• Internal validity adjustments: We adjust our expectation of the intervention's effect to account for the methodological limitations of the RCTs discussed above. We are uncertain how much we should adjust for these factors, but more information is available in GiveWell, analysis of key CEA parameters.
  • External validity adjustments: We also adjust the expected effect to account for a) our expectation of the longer term effect of the program as people become more familiar with the intervention, and b) how we expect to adjust our estimate of the effect in Kenya after seeing final results from the RCTs in Tanzania and Uganda. We have seen preliminary results from these RCTs that we have factored into this adjustment.54
  • Moral weights: We are uncertain about the moral weight that we assign to a road accident injury or death avoided, and the average number of injuries that occur per death in road accidents.55

These cost-effectiveness estimates should not be taken literally, due to the significant uncertainty around them. We provide these estimates (a) for comparative purposes and (b) because working on them helps us ensure that we are thinking through as many of the relevant issues as possible.56

Is there room for more funding?

We believe that Zusha! could use at least an additional $800,000 per year to support implementation of its program in Kenya.57 We are not aware of any other potential funders for Zusha! and our best guess is that Zusha! will need to scale down its field staff support for the program and substantially reduce its monitoring if it does not receive additional funds. Zusha! has told us that it would have varying levels of involvement in the program depending on how much additional funding it receives, but that its highest priority use of small amounts of additional funding would be to print and deliver stickers to its partners, which Zusha! would try to encourage to take a larger role in direct implementation and ownership of the program absent external funds.58 Zusha! provided more detail on how it would use different levels of additional funding in response to this review; see the "Charity response" tab at the top of this page or the following footnote.59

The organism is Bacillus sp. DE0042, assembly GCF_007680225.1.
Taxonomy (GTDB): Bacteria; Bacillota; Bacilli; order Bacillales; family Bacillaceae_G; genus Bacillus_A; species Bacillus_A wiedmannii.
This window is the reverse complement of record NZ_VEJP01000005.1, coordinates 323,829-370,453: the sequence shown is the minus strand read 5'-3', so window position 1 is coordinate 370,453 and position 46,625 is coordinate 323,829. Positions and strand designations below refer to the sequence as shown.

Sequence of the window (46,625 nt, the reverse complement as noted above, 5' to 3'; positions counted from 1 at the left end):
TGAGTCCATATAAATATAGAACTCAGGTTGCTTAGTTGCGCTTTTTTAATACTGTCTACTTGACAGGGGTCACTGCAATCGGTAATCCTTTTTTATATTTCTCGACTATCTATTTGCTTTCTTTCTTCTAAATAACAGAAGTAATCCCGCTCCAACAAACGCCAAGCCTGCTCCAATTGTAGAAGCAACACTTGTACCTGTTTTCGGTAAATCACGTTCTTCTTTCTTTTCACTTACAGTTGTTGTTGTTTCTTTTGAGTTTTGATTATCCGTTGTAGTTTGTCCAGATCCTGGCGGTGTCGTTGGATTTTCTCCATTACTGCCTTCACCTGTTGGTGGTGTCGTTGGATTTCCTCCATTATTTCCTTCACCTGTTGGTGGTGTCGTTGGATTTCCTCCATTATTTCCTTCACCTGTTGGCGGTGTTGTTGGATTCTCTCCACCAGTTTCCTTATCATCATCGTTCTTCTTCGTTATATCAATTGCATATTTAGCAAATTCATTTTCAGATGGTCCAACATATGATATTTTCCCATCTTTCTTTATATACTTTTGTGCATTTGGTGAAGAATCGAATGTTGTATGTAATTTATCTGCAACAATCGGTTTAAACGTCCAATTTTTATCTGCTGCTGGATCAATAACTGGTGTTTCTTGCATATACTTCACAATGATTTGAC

We would like to see evidence of the program's effectiveness in other contexts before considering additional funding for programs outside of Kenya. We expect the results of the RCTs in Tanzania and Uganda to help us address this question.

Questions for further investigation

  • What is the effect of the intervention in the Tanzania and Uganda RCTs?
  • Are we appropriately adjusting for our concern about the baseline imbalance observed in Habyarimana & Jack 2015?
  • Are there ways to improve our estimate of the longer-term effect of Zusha!'s intervention in Kenya?
  • To what extent is the context of road safety in Tanzania and Uganda similar to or different from that in Kenya?
  • Will Zusha! be able to successfully pass off its program to the government or other actors over time?
  • If Zusha! does not receive any further funds, what will the monitoring of the program be and how would Zusha! use small amounts of funds received from donors in the future?

Our investigation process

Sources

Document Source
Conversation with Zusha! staff, February 21, 2018 Unpublished
GiveWell Blog Post on Zusha! 2017 Source
GiveWell Site Visit Notes 2017 Source